“There’s always improvisation going on, in every performance” said one of the classically-trained violinists of the trio Time for Three. “Improvisation is based on discipline and flexibility.”
I immediately recognized that that’s exactly what the best performing companies do: they have discipline combined with flexibility to respond to new or unexpected situations or opportunities.
Consider Apple. They have the discipline of deep technical expertise and manufacturing. They also thrive on flexibility, which is creativity in design and then marketing and positioning. How many CEOs get on stage in front of untold thousands of people and unveil their great new product by extracting it from a thin brown envelope?
I admire the many CEOs and owners I am privileged to work with who also practice discipline and flexibility:
The CPA whose 20-year-long disciplined approach to tax returns gave him extensive insight into the workings of his clients’ businesses from year to year. As tax returns became more automated, he had to flex to keep his own business healthy. He chose to offer other ways he could help these clients, such as a live, working and reliable budget and cashflow forecast with which they could manage their business better. The tax returns became a compliance requirement to check off the list and the real relationship with these clients deepened over the improvements in their businesses.
The architect who turned his love of hand-drawn plans for luxury additions and remodels into a unique strength that stands out in an environment where many architects offer only sterile, CAD-based designs. These beautiful, hand-drawn plans become pieces of art cherished by the clients and admired by their friends. Instead of thinking that his business is a series of one-and-done projects, he sees his clients as a large circle of friends who will recommend him to their friends and so on.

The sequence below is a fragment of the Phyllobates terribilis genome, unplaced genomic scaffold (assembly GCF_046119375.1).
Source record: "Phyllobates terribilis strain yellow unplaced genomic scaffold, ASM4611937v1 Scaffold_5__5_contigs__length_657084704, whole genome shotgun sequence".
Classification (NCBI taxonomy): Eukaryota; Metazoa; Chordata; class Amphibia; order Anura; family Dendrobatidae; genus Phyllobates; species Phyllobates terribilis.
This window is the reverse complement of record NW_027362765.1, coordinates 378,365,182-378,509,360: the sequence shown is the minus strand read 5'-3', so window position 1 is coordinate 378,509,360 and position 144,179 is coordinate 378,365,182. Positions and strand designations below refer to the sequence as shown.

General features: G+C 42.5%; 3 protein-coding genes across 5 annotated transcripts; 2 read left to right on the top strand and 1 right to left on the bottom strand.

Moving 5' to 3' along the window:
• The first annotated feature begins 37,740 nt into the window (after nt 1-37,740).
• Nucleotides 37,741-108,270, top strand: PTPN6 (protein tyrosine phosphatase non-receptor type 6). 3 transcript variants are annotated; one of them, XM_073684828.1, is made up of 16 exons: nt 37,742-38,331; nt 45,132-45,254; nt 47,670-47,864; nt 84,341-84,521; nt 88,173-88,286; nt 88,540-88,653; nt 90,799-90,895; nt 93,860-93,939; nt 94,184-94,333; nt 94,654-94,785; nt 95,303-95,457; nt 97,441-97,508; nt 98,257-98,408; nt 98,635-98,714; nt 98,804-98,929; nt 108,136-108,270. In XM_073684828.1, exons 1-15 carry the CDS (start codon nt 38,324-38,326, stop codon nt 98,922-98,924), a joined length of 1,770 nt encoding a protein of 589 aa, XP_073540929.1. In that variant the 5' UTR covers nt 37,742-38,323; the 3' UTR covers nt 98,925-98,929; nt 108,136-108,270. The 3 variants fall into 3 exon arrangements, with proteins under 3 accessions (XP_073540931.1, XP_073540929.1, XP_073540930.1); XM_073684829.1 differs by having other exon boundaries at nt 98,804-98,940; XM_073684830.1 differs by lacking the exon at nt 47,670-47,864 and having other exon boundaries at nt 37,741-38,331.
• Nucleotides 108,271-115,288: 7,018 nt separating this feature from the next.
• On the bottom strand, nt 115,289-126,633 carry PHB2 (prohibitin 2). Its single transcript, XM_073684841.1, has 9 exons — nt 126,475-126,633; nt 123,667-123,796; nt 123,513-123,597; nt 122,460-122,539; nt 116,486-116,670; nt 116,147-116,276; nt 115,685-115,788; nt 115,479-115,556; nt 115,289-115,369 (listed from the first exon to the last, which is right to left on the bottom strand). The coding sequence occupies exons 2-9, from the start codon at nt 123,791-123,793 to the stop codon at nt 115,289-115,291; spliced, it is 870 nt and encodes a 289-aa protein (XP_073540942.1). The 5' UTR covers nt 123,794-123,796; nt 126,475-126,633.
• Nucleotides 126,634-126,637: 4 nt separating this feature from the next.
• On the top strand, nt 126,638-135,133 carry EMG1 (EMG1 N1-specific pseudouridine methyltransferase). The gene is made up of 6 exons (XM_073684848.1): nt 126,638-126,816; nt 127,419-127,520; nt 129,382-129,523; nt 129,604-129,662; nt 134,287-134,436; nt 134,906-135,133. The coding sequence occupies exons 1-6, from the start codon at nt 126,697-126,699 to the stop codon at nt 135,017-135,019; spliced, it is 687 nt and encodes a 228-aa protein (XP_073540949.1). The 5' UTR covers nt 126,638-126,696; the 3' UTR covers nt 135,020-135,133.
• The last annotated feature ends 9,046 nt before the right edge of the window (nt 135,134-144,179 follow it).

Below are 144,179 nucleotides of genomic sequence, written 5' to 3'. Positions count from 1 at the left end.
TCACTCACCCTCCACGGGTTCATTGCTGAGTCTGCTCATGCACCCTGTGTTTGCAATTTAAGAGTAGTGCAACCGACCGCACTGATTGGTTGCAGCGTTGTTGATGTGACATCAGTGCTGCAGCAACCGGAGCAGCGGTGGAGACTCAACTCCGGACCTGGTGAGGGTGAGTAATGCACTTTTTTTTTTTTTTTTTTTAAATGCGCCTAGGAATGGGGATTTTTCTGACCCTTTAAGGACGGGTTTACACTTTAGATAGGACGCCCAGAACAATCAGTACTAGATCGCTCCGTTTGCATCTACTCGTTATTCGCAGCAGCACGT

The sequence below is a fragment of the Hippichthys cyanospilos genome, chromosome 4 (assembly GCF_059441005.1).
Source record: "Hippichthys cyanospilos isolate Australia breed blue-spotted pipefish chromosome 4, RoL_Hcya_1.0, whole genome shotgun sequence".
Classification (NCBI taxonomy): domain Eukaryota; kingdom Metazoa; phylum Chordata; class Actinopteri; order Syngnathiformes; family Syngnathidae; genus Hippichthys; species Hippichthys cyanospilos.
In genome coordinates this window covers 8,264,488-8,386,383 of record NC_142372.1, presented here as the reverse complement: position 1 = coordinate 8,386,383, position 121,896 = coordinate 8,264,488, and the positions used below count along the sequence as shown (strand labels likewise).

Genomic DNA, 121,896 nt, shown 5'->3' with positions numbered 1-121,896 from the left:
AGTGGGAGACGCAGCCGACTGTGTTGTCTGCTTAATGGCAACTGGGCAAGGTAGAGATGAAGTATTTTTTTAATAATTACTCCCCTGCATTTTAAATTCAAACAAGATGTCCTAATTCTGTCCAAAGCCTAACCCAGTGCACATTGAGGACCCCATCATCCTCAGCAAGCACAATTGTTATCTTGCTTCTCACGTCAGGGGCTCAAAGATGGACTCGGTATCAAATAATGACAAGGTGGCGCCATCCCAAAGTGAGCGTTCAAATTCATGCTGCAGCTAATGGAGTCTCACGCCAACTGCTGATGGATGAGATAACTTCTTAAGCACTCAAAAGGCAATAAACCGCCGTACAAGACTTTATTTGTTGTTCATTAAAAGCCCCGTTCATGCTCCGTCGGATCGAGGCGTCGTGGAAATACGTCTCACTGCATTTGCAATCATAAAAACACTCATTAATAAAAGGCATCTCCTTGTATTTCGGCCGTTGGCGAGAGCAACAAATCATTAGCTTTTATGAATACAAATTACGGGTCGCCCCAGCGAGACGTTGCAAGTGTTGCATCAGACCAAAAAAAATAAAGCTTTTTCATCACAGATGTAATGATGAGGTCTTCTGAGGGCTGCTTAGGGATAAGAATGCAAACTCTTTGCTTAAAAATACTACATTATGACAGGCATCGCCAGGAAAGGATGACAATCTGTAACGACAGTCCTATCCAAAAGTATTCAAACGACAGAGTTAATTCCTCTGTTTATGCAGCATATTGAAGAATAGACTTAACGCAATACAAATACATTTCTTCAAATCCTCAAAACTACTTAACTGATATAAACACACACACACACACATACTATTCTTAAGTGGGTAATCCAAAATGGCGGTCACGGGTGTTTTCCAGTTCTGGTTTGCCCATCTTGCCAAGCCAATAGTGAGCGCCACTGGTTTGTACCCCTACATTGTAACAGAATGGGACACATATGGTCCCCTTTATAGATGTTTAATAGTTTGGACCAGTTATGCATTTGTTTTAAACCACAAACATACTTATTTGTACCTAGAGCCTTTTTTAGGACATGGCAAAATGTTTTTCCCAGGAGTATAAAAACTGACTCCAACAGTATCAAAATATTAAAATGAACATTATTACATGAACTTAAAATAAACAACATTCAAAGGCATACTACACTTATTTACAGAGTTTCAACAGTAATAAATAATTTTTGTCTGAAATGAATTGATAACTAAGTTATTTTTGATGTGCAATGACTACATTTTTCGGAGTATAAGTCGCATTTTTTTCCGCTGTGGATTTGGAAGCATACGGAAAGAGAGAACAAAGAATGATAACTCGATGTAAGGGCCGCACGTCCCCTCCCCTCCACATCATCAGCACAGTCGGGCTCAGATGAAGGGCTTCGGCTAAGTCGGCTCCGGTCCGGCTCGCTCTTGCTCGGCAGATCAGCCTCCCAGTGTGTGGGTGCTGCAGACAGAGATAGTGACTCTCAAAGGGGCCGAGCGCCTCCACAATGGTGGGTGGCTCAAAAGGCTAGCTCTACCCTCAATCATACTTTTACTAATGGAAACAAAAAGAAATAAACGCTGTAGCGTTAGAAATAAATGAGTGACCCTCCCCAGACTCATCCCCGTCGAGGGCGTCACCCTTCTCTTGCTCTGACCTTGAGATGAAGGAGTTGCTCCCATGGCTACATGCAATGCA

The financial advisor whose discipline keeps him up to date on all new products and services as well as rules and regulations, and then who creatively speaks with his clients to help them picture all aspects of their future, from the present to many years ahead. He has said to me that it’s the discipline of knowing everything that allows him to improvise in the relationship-building aspects of his work and therefore grow his client roster.
You have the discipline, the education, experience and expertise that your business requires. What would happen to your business if you improvised, that is, flexed from the discipline?
- Would you create new ways to increase revenue from your best buyers?
- Would you actually identify your best buyers in the first place?
- Would you ask “How can we maximize sales cycle speed, without losing credibility (you seem desperate) or increasing risk (what did we miss)?”
- Would you be maximizing owner wealth because you use better financial analysis tools every single day, and are therefore able to make better, and sometimes creative, decisions?
Take a moment right now to write down one area in which you could improvise: in sales, marketing, customer service, financials, product development, owner wealth. Give yourself a timeline, say 30 days, to respond to an opportunity to improvise. These opportunities are all around you, if you are looking for them.